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February 15, 2012There is an interesting division of opinion about Anthony Grant these days, a schism between those who believe the University of Alabama basketball coach is doing the best thing for his program in the long run, and those who think he's scuttled the season for reasons that are either unclear, or all too clear but addressed too late.
Let's be clear: If Tony Mitchell and JaMychal Green are playing to their capabilities, they are Alabama's best two players, guys with the size and athletic prowess to defend and score at a high level. So to judge Alabama's results without them, and compare those to preseason expectations that assumed they would be available, defeats the purpose. It proves a proposition that is obvious: Alabama is a diminished basketball team without them.
But it also worth noting that, given their ever-changing moods, Alabama sometimes struggled with them. The anomaly of the season isn't that Alabama lost to LSU and Florida without them. It's that the Crimson Tide lost to lowly South Carolina, and got run out at home by Vanderbilt, with them.
And then there is the tantalizing flip side, the old "little curl with a curl" adage in action - when they were good, they were very good in playing Kentucky to the final minute, or blowing out Auburn at Auburn (a game that Mitchell missed, though Green played and played well).
That hints at part of the problem. Mitchell clearly is a player you want on the floor, but his talents - if not his dunks - are at least approachable by others on the roster.
In the post, though, the dropoff from Green to the less experienced alternatives Grant can use is tremendous. It showed defensively against LSU, which simply overwhelmed Alabama at times with a twin-post attack of Justin Hamilton and Johnny O'Bryant, both of whom outweighed Rodney Cooper, often assigned to guard them, by 75 pounds or so. It showed offensively against Florida, when Nick Jacobs, beset by foul trouble and a mouth injury, was absent.
Carl Engstrom and Moussa Gueye simply haven't played enough basketball yet. They are improving but aren't consistent scorers or ball-handlers. But they are getting Green's minutes because they are no other choices besides going with an undersized lineup.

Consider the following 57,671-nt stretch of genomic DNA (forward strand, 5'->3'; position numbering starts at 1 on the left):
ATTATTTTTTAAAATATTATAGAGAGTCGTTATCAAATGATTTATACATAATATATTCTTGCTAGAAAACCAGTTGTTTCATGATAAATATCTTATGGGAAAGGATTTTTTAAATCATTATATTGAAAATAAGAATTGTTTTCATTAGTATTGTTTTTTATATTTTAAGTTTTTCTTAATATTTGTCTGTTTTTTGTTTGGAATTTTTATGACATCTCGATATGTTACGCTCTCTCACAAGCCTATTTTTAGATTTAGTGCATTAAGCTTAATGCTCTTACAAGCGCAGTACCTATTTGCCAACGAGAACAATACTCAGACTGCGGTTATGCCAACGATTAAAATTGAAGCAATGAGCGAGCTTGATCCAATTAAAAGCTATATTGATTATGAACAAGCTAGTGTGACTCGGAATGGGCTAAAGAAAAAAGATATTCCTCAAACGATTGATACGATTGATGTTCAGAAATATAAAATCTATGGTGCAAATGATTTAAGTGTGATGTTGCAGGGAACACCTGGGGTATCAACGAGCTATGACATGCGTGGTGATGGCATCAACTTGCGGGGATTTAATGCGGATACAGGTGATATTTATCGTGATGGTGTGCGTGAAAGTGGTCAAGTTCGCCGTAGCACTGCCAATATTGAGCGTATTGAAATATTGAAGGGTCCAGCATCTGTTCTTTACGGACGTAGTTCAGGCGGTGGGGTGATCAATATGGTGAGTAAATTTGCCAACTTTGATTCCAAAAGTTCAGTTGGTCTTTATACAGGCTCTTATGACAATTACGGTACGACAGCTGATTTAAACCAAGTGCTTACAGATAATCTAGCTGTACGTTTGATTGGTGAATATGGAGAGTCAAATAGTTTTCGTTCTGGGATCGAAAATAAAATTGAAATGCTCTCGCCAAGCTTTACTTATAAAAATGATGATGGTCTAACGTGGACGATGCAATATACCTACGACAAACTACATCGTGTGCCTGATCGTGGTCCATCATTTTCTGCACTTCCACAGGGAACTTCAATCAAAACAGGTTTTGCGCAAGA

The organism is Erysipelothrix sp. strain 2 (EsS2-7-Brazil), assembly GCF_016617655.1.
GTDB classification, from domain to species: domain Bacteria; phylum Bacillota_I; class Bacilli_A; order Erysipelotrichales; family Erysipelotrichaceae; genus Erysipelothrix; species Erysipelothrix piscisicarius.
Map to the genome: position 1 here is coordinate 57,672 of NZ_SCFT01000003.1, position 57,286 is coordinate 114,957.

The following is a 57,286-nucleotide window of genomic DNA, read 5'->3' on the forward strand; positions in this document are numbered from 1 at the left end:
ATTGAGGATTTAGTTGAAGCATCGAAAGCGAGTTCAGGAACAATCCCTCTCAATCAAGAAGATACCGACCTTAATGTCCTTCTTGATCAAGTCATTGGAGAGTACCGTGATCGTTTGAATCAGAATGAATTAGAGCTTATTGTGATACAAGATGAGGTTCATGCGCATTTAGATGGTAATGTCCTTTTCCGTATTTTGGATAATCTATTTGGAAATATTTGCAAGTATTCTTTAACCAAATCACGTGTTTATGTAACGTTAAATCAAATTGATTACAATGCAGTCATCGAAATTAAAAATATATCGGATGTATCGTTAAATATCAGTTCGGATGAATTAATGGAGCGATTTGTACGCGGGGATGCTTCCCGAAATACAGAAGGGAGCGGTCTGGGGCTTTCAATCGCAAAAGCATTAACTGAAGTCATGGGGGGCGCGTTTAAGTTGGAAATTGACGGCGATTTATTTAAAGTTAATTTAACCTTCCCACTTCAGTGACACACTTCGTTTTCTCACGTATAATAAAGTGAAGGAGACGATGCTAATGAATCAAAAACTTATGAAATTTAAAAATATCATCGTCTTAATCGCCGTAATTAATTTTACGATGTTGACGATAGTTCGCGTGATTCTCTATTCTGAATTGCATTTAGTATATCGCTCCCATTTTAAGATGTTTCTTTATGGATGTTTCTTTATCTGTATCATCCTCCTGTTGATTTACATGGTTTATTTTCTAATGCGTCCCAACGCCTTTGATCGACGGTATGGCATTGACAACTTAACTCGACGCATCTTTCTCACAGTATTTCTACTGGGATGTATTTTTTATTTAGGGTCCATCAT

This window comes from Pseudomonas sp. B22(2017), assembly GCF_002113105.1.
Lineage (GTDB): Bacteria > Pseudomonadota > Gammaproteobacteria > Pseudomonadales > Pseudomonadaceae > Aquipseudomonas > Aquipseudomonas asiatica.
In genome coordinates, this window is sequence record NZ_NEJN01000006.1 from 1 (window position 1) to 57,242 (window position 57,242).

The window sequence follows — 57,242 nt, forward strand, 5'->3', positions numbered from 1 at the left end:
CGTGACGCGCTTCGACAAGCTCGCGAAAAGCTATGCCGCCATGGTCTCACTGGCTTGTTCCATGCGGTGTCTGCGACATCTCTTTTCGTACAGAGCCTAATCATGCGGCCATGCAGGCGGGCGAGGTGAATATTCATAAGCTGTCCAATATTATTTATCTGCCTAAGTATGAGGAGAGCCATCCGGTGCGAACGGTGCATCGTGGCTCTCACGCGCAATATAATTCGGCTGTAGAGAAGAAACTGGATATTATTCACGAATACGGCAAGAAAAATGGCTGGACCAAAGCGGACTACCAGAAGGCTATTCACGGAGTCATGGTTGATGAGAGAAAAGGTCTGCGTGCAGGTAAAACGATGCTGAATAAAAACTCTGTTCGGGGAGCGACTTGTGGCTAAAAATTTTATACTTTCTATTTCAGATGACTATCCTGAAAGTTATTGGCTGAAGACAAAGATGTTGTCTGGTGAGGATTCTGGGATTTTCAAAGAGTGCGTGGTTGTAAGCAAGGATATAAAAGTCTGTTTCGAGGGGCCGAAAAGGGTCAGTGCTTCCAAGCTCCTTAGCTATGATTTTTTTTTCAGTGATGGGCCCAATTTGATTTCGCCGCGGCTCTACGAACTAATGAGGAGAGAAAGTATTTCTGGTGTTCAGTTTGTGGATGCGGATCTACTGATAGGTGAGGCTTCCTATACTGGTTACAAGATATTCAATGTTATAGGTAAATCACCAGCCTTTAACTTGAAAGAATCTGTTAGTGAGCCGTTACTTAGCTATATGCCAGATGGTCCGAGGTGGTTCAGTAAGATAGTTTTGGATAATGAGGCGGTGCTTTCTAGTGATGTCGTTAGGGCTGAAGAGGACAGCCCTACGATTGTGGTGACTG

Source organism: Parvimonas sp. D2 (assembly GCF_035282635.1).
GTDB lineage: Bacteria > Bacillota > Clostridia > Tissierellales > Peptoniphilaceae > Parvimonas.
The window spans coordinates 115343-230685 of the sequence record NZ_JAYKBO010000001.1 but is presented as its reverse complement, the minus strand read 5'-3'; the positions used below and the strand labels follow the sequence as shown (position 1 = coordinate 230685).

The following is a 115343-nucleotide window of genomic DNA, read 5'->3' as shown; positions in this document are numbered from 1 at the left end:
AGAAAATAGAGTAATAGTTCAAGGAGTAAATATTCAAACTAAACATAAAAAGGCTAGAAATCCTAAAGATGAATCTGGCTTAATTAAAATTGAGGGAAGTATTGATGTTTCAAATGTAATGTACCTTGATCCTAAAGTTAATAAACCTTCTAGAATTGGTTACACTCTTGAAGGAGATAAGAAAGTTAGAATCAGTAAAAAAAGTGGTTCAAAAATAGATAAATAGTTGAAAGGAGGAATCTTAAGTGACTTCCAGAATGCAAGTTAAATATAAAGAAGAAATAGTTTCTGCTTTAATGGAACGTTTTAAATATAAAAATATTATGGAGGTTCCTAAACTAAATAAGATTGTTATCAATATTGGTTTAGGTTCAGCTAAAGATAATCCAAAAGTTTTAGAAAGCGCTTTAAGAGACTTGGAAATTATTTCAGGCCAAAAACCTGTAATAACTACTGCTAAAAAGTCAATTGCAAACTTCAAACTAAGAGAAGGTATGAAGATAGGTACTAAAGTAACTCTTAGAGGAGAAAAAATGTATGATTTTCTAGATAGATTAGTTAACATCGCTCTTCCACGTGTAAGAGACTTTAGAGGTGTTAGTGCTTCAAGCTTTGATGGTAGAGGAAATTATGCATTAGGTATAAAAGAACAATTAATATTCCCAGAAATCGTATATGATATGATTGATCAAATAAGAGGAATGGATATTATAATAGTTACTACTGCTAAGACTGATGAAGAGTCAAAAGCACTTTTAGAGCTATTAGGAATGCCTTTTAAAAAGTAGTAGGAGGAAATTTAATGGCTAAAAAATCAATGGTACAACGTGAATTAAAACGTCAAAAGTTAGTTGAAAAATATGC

So I think people who are judging Grant on the current on-the-floor results are trying to make long-term inferences from short-term circumstances.
The tougher question is whether Grant is doing the right thing in the long term. I believe he is.
I can envision the current freshmen and sophomores being a strong foundation for the future, if more talent comes along.
Regardless of when Green comes back - for Saturday's game with Tennessee, or later - there will be no Green next year. One has to wonder the same about Mitchell, despite his remaining year of eligibility, after this year's rocky ride. The late signing period is not well-stocked with their physical equals. If both were playing and playing well, and if Alabama were 20-5, say, instead of 16-9, no one would worry about 2012 being a bit of a rebuilding year. Now, it will be looked at differently, though Grant has the full and strong support of the UA athletic administration.
Grant demands a lot of his players. Last year's team, the antithesis of this one, was a player or two short but improved markedly as the year went along. My opinion is that he wouldn't go back and make a different disciplinary decision, even if there were a time machine that allowed it.
And there is also no time machine to take us into the future, to see if better teams will grow from the program foundation that he is trying to build. We only have the present - which is why we have a debate.
Reach Cecil Hurt at email@example.com or 205-722-0225.